Posted February 9, 2015
Book: Atchison Blue: A Search for Silence, a Spiritual Home, and a Living Faith
Author: Judith Valente
Sorin Books, Notre Dame, IN. 2013. Pp 180
An Excerpt from the Jacket:
The first time Judith Valente arrived at Mount St. Scholastica monastery, she came prepared to teach a course on poetry and the soul. Instead, she found herself the student, taking lessons from the Benedictine sisters in the healing nature of silence, cultivating habits of mindful living, and the freeing reality that conversion is a lifelong process. The sisters presented Valente with a view of monastic life and wisdom that brought spiritual healing to her fast-paced life --- and promises to do the same for her readers.
An Excerpt from the Book:
I sometimes imagine that the moment of death is like the final scene in the film Looking for Mr. Goodbar. Diane Keaton's character, Theresa, is beaten to death by a drifter. The room she dies in turns to black. The movie screen goes blank. We move with the character from life to nothingness.
For some reason, that scene comes to mind when I return to my room after spending the night shift at the Dooley Center. I find it hard to sleep. The next day, sister Thomasita asks me what I thought of the experience. I tell her it made me sad --- and angry. Angry that women who had dedicated their lives to serving others now had to suffer the indignity of dementia and painful physical conditions. And sad that so many of them seemed resigned to merely waiting to die, their do-not-resuscitate orders on file.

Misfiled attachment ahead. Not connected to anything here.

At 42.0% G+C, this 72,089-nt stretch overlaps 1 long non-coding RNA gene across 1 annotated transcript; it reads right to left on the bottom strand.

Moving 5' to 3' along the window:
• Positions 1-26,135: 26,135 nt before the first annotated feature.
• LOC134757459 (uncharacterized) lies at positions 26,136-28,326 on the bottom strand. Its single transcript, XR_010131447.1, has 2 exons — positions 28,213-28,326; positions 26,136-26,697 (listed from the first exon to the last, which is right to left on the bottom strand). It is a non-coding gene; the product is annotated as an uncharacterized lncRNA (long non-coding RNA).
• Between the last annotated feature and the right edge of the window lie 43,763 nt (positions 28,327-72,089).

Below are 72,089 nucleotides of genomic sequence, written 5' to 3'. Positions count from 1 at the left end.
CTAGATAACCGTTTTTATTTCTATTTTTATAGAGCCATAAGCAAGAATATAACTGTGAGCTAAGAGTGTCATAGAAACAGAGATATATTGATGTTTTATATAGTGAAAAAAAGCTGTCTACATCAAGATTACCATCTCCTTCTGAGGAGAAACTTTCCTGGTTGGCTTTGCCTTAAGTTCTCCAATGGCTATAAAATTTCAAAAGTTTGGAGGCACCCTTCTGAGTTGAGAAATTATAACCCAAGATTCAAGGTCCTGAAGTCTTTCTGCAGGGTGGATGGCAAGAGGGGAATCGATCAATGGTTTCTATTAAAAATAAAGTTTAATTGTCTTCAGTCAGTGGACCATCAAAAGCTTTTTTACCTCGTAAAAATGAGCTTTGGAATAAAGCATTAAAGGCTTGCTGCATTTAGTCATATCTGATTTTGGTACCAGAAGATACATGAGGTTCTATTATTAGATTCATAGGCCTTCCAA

"I have something to show you," Sister Thomasita said after a long pause. "They're notes I took when I was sitting with my good friend Sister Mary Noel during the last two months of her life." Sister Mary Noel had died in 1978 of bone cancer at the age of fifty-two. "I kept this notebook during the time she and I experienced her death and life. I think they offer the real thing."
Sister Thomasita may also have had in mind my father's recent death in wanting me to see the notebook. I don't know what I expected, but it was not the gripping narrative I was about to read:
I know of no beauty compared with the painful beauty of this past week with Sister M. Noel. She shared with us an experience she had had as a young college student, when what she called "the flaming, magnificence of autumn: caught her and held her. "I looked," she said, "at one particularly beautiful leaf as it slowly drifted to the ground. I picked it up and questioned how it had become so uniquely glorious. I realized that the leaf became beauty in its ready acceptance of life --- wind, rain, sunshine. It ripened, taking in fully what was its life. And then when it had to, it had let go. It had opened itself completely to the Creator. I knew then that in my life I must do the same. The time would come too, to let go . . .
Table of Contents:
1. Finding light
3. The movement of the heart
4. Seeking grace
5. The interior life
6. Conversatio! The constant turning
7. The monastery of the heart